The plan which eventually became acceptable, more readily under pressure of the Second World War, was that of deficit spending, whereby the government deliberately set out to spend more than they received through taxes, duties, and charges. The gap could be filled by borrowing, thereby mobilising stagnant funds. ... Read more
In terms of physically damaging, poisoning, or depleting the earth’s living environment, there are no such things as visual or noise pollution.
These are red herrings in the sense that, for example, people who object to the noise of rock music, traffic, or children at play, or object to the replacement of an ornamental old building by a stark new one, feel entitled to attach their cause to the environmental cause (feeling licensed by the use of the word “pollution” in describing what they object to), thereby distracting attention from issues of real importance to the living environment and diverting energy that should go into resolving those issues in the environment’s favour. ... Read more
To repeat in another way a point discussed earlier, there is an achievable optimum flow of money through the aggregate income (wages plus social welfare) channel in relation to the flow through other channels. The optimum state is characterised in two ways: (i) full employment, that is no involuntary employment of able people, prevails; (ii) economic activity, the wealth throughput rate, is at the maximum possible within the constraints imposed by other factors. ... Read more
So-called “Reaganomics” practiced during the 1980’s by the Reagan Administration in the USA was nothing more than a distorted Keynesian Great Depression policy practiced in the wrong context.
The theory was that large tax cuts would boost economic activity by giving people more money to spend on goods and services. ... Read more
During the 1970’s and 1980’s governments and people generally in the more perfluent nations were waiting for an economic “upturn” or “recovery” to reduce what had become chronic high unemployment. The underlying assumption was that the high throughput-increase rates, the so-called “economic growth” rates of the 1950’s and 1960’s, were normal and that the more sluggish throughput-increase (TI) rates of latter years were an abnormal phenomenon that could be expected to speed up in time through this or that brilliant policy initiative or going back to the early economics of the eighteenth and nineteenth centuries; or by eliminating (depending on your point of view) businessmen, unions, migrants, taxes, civil servants, or computers; or just by waiting. ... Read more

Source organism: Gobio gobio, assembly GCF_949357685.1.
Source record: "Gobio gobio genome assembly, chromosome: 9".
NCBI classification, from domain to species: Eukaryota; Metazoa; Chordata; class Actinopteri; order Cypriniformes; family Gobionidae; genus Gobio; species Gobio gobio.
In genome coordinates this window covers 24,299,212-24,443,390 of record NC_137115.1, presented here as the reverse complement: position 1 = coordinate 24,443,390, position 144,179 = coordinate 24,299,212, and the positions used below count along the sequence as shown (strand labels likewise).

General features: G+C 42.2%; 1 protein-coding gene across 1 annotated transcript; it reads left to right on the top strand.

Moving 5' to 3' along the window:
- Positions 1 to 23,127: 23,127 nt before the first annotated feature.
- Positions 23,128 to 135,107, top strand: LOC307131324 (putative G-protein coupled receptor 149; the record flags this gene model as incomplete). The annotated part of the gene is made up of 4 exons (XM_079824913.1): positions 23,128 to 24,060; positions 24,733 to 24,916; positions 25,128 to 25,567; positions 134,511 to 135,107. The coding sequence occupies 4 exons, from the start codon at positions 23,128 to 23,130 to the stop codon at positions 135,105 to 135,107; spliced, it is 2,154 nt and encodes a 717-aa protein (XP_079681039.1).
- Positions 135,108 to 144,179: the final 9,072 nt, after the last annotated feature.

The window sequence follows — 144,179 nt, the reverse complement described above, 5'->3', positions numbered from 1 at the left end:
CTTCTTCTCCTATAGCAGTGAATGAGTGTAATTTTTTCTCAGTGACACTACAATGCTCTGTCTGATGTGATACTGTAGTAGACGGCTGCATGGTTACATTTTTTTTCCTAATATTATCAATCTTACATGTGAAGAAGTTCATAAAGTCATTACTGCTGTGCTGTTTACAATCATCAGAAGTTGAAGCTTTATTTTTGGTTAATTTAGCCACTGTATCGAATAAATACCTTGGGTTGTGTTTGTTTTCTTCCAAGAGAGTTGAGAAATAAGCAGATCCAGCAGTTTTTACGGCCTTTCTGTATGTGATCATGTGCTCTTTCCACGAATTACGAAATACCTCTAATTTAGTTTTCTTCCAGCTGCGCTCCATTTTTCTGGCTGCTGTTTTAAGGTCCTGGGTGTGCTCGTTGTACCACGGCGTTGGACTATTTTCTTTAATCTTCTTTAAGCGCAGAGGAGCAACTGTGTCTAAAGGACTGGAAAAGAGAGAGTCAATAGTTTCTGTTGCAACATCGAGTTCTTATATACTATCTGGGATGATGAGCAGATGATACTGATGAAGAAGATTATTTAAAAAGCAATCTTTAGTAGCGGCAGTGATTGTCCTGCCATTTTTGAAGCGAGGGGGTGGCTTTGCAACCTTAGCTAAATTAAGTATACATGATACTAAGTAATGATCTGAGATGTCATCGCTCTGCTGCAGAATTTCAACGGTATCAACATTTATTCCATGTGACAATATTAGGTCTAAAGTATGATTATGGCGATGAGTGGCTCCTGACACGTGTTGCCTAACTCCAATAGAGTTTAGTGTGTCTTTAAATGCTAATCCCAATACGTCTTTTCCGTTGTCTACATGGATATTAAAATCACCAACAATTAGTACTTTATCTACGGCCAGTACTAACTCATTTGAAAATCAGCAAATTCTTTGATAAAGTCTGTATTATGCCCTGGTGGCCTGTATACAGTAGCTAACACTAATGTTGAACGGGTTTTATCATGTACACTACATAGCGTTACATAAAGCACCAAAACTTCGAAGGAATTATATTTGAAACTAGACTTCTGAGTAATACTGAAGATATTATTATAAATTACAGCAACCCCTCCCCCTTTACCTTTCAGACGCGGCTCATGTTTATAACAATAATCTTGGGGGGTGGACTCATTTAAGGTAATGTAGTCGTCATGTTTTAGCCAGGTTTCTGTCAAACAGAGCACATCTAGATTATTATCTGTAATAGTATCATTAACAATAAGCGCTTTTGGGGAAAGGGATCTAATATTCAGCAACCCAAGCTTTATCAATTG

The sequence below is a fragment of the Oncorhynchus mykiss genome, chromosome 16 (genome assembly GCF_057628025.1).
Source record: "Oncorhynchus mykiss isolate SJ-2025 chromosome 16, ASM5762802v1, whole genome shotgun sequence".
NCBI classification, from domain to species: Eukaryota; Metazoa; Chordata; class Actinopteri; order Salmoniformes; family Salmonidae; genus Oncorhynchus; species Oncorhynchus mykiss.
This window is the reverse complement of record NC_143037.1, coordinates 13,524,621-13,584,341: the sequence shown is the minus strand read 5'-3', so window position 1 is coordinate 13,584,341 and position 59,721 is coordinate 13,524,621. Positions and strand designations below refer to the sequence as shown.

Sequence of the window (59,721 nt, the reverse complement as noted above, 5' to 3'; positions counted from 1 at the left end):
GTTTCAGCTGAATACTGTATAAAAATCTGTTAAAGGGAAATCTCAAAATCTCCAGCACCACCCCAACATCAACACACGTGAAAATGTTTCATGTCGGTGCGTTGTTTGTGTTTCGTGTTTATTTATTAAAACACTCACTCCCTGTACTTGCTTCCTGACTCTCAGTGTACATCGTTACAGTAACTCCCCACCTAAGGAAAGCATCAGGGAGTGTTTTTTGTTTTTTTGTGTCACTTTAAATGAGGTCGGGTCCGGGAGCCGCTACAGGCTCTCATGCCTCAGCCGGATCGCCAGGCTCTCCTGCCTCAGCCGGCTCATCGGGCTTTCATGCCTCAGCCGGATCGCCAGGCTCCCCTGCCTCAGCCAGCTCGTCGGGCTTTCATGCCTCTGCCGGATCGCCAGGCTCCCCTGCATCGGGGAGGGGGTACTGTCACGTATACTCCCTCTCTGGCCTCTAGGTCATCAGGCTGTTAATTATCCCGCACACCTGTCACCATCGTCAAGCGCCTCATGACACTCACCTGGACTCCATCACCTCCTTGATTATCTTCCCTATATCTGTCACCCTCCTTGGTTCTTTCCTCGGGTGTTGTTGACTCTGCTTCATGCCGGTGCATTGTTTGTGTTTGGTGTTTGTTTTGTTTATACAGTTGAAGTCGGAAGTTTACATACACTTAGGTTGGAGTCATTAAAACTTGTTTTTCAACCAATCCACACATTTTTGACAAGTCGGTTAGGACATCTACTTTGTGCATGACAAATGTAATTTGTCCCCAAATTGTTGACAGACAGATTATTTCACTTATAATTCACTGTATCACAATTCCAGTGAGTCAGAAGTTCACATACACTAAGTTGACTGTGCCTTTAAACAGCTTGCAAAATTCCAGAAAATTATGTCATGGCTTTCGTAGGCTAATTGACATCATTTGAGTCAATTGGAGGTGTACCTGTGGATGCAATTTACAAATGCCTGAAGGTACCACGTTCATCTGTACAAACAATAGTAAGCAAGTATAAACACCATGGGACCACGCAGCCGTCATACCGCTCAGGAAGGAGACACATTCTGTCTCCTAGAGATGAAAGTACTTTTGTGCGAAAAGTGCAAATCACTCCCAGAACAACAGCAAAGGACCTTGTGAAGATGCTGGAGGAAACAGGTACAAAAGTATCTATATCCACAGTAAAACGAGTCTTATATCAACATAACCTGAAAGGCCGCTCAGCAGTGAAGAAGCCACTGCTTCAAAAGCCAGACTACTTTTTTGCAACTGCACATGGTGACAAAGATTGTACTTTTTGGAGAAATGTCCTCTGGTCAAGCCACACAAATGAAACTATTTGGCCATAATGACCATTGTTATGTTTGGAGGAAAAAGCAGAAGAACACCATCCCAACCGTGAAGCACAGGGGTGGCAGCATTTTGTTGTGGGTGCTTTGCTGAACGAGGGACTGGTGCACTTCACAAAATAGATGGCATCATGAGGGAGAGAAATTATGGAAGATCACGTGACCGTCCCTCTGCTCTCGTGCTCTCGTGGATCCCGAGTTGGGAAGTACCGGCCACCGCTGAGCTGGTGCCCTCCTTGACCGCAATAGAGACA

It has not been the aim of these posts to provide detailed remedies for every current problem in or related to economics.
It has only been my purpose to outline a more practical and realistic relationship between the human economy and the world we live in, one which favours life over death, progress and enhancement over degeneration. ... Read more
People love their children, and children generally are a source of pleasure. Some people even claim to derive deep satisfaction from a houseful of seven or eight youngsters. But it is true to say of most people regardless of ethnicity or location that, if they had a really free choice, they would rather have a manageable number – enough for pleasure and company – but not the heavy load of six to a dozen or more. ... Read more
Litter “Pollution”: A misleading idea, started when environmental awareness really took off world-wide in the late 1960’s and early 1970’s, is that “pollution” means “litter” and that preventing litter means doing all that’s necessary to prevent pollution and protect the environment. ... Read more
Material living standards are a function of three main variables – net throughput (Tn), population, and the prevailing distribution (D) of Tn among different social and occupational groups.
Tn is a function of available wealth, the state of technology, wealth renewal rates, human values, D and the proportionate flow of money through different economic channels. ... Read more
The direct addition of value inflation to the rate of price increases is quite small. The larger effect arises from secondary influences, in whose shaping human psychology plays an important part. These influences are triggered by the small value inflation component and its corollary, a slowing of the rate of net throughput increase relative to gross throughput increase. ... Read more